That means everything. The things we LOVE to do, that are uniquely ours and we feel like we were made to do them, and also the day to day mundane things that just have to be done because – well – its life.

    Jesus talked about how God was looking for people who would worship in “spirit and in truth”, and my friends, that has a lot more to do with our everyday life than it does with what goes on Sunday mornings. Oh, I know that what goes on Sunday is and should be worship, but we can’t mistake going to church on the weekend for the only way we worship God. You might question “yeah but how can what I do be worship?”

    My friends, when you have chosen to walk this way of Jesus, when you are trying to live this life in a way that reflects the reality of God and his grace for others, his love for people around you, and a life where the Spirit of God is evident, you need to know that it is in the very act of the offering that we worship.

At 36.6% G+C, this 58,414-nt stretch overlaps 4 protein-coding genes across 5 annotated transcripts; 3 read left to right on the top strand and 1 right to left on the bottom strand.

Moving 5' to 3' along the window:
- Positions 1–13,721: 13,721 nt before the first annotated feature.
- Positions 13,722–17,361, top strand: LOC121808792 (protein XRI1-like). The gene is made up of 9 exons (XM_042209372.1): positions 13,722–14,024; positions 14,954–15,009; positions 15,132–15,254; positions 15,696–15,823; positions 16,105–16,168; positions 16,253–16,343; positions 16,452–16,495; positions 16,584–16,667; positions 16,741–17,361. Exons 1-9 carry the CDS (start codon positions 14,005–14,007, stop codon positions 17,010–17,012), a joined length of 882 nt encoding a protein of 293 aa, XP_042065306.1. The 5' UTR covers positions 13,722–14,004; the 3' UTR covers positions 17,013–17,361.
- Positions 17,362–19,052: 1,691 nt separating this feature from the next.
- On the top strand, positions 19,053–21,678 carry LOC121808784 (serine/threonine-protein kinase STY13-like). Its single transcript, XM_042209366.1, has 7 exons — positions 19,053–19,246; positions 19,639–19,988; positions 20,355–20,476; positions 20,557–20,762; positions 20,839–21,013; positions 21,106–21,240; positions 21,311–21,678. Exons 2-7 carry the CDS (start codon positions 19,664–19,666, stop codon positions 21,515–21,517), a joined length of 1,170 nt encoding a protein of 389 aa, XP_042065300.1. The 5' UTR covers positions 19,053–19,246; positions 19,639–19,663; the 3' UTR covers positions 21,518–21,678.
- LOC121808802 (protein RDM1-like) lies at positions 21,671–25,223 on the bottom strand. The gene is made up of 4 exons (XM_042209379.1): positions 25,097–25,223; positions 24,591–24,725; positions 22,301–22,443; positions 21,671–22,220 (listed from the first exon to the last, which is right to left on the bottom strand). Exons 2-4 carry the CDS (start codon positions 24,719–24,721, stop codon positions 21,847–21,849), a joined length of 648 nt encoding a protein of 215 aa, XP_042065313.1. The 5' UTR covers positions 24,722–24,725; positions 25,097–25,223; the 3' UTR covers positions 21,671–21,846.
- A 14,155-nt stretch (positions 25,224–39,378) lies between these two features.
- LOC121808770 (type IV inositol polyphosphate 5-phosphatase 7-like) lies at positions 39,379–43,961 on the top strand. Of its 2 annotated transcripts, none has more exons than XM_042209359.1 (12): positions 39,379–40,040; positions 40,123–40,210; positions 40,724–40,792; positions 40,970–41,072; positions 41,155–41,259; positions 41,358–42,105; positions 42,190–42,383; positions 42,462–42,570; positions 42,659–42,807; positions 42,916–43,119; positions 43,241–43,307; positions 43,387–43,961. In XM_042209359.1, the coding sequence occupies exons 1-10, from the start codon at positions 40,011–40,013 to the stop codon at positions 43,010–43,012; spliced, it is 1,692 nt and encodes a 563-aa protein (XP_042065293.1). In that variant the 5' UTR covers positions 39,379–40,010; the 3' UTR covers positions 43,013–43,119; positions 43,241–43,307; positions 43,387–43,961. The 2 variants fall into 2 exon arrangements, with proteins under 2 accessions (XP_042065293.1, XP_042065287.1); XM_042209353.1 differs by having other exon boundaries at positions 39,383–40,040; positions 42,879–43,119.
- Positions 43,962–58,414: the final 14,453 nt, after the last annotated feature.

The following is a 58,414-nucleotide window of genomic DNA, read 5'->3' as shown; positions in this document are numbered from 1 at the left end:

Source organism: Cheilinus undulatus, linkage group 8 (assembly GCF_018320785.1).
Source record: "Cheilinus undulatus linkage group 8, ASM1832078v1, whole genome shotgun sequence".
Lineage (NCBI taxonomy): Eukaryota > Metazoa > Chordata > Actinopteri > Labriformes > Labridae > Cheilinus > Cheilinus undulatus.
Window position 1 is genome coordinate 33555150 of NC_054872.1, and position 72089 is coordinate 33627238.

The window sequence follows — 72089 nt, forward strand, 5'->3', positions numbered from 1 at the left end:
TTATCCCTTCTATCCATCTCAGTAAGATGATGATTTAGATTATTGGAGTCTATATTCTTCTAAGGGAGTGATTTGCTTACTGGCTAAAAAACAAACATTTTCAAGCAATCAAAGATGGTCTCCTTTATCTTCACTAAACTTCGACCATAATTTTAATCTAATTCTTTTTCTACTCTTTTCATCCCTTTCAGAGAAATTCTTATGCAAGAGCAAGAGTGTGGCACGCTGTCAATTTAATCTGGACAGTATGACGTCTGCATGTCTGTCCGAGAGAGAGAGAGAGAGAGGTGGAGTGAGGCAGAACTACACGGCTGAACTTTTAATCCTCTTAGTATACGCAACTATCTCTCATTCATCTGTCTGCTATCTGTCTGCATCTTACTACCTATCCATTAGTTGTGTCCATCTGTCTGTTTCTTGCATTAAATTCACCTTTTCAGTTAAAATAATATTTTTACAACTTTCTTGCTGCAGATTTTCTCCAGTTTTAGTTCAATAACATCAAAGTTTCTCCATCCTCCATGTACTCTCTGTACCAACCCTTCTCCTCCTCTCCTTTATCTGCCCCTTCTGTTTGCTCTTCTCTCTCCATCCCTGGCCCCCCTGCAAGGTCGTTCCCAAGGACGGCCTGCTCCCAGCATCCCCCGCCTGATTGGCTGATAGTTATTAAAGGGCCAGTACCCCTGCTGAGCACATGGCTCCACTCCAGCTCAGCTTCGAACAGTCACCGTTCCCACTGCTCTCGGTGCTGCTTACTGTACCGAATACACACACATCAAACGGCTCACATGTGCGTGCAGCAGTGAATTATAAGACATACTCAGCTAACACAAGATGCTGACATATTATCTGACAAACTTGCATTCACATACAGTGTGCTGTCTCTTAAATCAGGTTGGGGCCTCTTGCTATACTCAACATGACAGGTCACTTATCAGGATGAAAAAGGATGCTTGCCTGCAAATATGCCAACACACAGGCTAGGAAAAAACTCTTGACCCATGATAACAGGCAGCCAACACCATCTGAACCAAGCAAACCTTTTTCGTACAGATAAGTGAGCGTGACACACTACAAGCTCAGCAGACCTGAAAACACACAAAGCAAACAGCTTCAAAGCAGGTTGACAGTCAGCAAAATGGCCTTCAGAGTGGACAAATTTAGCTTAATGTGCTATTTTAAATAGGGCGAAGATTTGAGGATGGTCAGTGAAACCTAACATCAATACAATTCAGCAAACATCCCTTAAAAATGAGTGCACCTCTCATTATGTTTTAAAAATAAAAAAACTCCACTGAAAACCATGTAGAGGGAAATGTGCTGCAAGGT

And that is beautiful to God.

    So whatever you do today, offer it to God.

    The fact you tried to get out of bed when things were hard today –

    The fact you did your best on that presentation at work –

    The fact you made your kids PB&J for lunch or did laundry or watched toddlers and taught them (or tried to teach them) how to share.. again.

    The fact you sat at the hospital with a friend or loved one going through a hard time.

    That nice thing you did for someone that no one will never know about.

    Those are all ways we worship, when we offer our lives to God.

    So offer. Thank God for what you have, right where you are, and offer your life.